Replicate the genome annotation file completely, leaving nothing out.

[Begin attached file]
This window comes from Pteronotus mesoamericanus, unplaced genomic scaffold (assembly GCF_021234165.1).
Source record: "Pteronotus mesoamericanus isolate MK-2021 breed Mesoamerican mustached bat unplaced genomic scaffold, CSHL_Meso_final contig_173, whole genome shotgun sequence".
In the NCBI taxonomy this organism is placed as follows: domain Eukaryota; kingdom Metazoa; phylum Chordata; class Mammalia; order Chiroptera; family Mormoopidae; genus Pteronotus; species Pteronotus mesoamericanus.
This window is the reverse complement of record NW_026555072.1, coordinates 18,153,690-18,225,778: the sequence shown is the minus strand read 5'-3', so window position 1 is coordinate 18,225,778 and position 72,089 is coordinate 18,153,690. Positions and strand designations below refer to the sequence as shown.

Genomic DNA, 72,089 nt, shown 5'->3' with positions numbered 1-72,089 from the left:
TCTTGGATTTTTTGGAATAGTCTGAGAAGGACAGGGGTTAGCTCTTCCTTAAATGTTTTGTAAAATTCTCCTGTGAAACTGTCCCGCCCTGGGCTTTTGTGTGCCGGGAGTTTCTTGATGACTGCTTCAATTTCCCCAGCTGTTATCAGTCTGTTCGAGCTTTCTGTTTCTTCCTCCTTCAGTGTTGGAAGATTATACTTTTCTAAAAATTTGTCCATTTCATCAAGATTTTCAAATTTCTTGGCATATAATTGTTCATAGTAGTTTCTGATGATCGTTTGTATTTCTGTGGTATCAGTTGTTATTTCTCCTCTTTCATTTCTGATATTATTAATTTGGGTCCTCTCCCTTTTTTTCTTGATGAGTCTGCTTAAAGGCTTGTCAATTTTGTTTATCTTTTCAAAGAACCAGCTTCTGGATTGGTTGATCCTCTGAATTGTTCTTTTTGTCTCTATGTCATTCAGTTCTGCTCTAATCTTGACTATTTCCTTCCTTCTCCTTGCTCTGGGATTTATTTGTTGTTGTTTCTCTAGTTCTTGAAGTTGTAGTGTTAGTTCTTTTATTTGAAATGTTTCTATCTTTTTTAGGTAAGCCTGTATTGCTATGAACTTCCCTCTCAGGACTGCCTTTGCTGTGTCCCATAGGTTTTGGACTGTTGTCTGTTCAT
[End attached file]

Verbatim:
This window comes from Pteronotus mesoamericanus, unplaced genomic scaffold (assembly GCF_021234165.1).
Source record: "Pteronotus mesoamericanus isolate MK-2021 breed Mesoamerican mustached bat unplaced genomic scaffold, CSHL_Meso_final contig_173, whole genome shotgun sequence".
In the NCBI taxonomy this organism is placed as follows: domain Eukaryota; kingdom Metazoa; phylum Chordata; class Mammalia; order Chiroptera; family Mormoopidae; genus Pteronotus; species Pteronotus mesoamericanus.
This window is the reverse complement of record NW_026555072.1, coordinates 18,153,690-18,225,778: the sequence shown is the minus strand read 5'-3', so window position 1 is coordinate 18,225,778 and position 72,089 is coordinate 18,153,690. Positions and strand designations below refer to the sequence as shown.

Genomic DNA, 72,089 nt, shown 5'->3' with positions numbered 1-72,089 from the left:
TCTTGGATTTTTTGGAATAGTCTGAGAAGGACAGGGGTTAGCTCTTCCTTAAATGTTTTGTAAAATTCTCCTGTGAAACTGTCCCGCCCTGGGCTTTTGTGTGCCGGGAGTTTCTTGATGACTGCTTCAATTTCCCCAGCTGTTATCAGTCTGTTCGAGCTTTCTGTTTCTTCCTCCTTCAGTGTTGGAAGATTATACTTTTCTAAAAATTTGTCCATTTCATCAAGATTTTCAAATTTCTTGGCATATAATTGTTCATAGTAGTTTCTGATGATCGTTTGTATTTCTGTGGTATCAGTTGTTATTTCTCCTCTTTCATTTCTGATATTATTAATTTGGGTCCTCTCCCTTTTTTTCTTGATGAGTCTGCTTAAAGGCTTGTCAATTTTGTTTATCTTTTCAAAGAACCAGCTTCTGGATTGGTTGATCCTCTGAATTGTTCTTTTTGTCTCTATGTCATTCAGTTCTGCTCTAATCTTGACTATTTCCTTCCTTCTCCTTGCTCTGGGATTTATTTGTTGTTGTTTCTCTAGTTCTTGAAGTTGTAGTGTTAGTTCTTTTATTTGAAATGTTTCTATCTTTTTTAGGTAAGCCTGTATTGCTATGAACTTCCCTCTCAGGACTGCCTTTGCTGTGTCCCATAGGTTTTGGACTGTTGTCTGTTCAT